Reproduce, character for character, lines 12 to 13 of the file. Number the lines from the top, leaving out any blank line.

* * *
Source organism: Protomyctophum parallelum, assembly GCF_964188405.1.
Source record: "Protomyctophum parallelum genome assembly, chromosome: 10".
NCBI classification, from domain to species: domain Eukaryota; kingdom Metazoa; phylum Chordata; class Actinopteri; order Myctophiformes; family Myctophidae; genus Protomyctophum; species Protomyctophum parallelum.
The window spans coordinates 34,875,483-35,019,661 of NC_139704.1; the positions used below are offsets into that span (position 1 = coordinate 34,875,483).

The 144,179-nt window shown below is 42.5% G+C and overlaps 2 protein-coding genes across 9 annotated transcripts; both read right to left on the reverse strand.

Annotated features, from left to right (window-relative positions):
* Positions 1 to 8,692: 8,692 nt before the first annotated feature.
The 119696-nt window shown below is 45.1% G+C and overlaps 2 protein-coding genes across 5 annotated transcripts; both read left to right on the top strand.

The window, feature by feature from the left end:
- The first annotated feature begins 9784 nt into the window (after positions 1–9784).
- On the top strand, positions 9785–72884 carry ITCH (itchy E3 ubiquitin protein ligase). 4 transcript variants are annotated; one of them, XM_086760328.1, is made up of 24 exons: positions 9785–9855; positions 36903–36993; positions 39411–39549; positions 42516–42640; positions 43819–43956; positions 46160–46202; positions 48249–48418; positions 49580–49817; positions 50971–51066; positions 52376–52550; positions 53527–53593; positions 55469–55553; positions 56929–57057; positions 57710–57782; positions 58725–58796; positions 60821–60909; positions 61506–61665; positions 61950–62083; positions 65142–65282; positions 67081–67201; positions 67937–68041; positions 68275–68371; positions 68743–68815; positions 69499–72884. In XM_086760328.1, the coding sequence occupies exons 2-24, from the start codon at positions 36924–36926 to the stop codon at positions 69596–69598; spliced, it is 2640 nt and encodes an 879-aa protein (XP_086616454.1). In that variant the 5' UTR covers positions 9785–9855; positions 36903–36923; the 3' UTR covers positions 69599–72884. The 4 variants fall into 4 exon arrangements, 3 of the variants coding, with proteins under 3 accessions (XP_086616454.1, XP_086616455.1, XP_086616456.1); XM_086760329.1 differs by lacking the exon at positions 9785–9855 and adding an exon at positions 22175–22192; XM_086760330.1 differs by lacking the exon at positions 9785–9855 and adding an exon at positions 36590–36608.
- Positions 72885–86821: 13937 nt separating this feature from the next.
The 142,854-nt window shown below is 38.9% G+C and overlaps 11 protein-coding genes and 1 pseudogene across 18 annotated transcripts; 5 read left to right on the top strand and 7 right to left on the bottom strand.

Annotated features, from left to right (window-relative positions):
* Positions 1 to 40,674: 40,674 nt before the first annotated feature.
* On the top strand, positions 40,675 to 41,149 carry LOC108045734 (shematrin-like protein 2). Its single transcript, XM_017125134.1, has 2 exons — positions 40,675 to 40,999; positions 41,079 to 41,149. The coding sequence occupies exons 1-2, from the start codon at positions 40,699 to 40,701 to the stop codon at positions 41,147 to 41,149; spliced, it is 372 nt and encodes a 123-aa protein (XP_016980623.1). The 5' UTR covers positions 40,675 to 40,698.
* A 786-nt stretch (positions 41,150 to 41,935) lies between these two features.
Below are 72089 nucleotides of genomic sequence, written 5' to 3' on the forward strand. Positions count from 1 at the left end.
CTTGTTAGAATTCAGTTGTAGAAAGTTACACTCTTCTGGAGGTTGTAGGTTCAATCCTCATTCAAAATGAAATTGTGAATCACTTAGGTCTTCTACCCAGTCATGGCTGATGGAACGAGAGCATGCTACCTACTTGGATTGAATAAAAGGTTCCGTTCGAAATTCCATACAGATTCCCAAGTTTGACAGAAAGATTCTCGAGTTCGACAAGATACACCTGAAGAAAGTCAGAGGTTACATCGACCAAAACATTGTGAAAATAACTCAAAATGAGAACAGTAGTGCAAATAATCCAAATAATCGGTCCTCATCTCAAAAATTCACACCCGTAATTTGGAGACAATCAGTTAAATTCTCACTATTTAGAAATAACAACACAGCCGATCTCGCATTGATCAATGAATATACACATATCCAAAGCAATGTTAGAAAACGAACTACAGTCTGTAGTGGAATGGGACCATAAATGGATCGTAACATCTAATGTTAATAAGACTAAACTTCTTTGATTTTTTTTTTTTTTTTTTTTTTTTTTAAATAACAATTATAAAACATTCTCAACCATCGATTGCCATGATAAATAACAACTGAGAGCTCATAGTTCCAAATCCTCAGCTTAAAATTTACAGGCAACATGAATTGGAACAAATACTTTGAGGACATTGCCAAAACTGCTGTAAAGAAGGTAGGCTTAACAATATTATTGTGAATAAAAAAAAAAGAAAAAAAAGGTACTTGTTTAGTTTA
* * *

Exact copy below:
- Positions 72885–86821: 13937 nt separating this feature from the next.
The 142,854-nt window shown below is 38.9% G+C and overlaps 11 protein-coding genes and 1 pseudogene across 18 annotated transcripts; 5 read left to right on the top strand and 7 right to left on the bottom strand.